And why the list remains the same year after yearJuly 6, 2015 9:00
Iran won’t trade with countries imposing sanctions
Impact of latest sanctions played down.
July 24, 2010 3:08 by Reuters
Iran warned on Saturday it would stop trading with countries that impose restrictions on its assets abroad in the face of tightening international sanctions over the Islamic state’s disputed nuclear activities.
The United States, the United Nations and the European Union have imposed new restrictions on Iran over its nuclear enrichment activities, which the West fears could lead it to make a bomb.
The fourth round of U.N. sanctions calls for measures against new Iranian banks abroad if a link to the nuclear or missile programmes is suspected and for vigilance on transactions with any Iranian bank, including the central bank.
“Any country that creates limitations for Iran’s assets, we will stop trading with them,” Hamid Borhani, deputy head of the Central Bank of Iran, told the semi-official Mehr news agency. “We have to protect our assets.”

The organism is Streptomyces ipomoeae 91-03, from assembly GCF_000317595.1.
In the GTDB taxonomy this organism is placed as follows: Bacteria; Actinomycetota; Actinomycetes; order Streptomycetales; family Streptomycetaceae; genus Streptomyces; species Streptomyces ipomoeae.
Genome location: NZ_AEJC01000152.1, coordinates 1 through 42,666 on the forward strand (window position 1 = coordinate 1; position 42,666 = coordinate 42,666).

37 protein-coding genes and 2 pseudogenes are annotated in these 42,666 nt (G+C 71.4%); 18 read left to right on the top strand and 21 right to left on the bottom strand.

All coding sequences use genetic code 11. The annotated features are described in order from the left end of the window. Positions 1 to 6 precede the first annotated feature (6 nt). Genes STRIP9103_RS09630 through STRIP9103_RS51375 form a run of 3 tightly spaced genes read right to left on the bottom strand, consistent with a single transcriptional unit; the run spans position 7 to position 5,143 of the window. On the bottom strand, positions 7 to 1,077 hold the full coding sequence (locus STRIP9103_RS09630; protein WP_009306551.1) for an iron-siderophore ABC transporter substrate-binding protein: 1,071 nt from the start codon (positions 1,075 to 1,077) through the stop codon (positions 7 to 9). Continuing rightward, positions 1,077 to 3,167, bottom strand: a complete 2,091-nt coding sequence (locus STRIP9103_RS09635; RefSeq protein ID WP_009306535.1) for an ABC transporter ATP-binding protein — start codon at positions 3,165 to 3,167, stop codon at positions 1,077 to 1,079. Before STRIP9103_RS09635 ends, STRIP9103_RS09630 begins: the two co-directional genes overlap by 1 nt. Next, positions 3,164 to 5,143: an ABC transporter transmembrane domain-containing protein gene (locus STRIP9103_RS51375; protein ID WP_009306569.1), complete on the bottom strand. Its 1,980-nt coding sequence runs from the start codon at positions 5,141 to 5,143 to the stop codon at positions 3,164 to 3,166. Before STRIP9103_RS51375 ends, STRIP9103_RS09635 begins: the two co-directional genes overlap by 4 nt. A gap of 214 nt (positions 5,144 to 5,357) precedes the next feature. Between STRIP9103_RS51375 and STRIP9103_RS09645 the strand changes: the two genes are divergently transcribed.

Iran, the world’s fifth-largest crude oil exporter, says it needs nuclear technology to generate power.
The latest measures are mainly aimed at vital sectors of Iran’s economy such as banking and energy, which analysts say will raise the cost of trade by making it more difficult to transfer funds or insure cargoes.
Iran says any sanctions imposed on its banking sector will create instability in the world’s financial system although the Islamic state will find ways to protect its assets.
The United Arab Emirates, a Washington ally, told financial institutions in the Gulf Arab country in June to freeze any accounts belonging to dozens of firms targeted by the fourth round of U.N. sanctions.
The hardline Iranian leader has consistently played down the impact of sanctions. President Mahmoud Ahmadinejad has called the U.N. sanctions a “used handkerchief”.
The new sanctions imposed on Iran’s banking and financing system may block transactions in euros and dollars.
Iran said on Friday it will shift to other currencies for payment of its oil exports. The dollar is the standard currency for oil trade, but transactions can in theory be carried out in whatever currency the parties involved decide.
(Writing by Ramin Mostafavi, Editing by Sonya Hepinstall)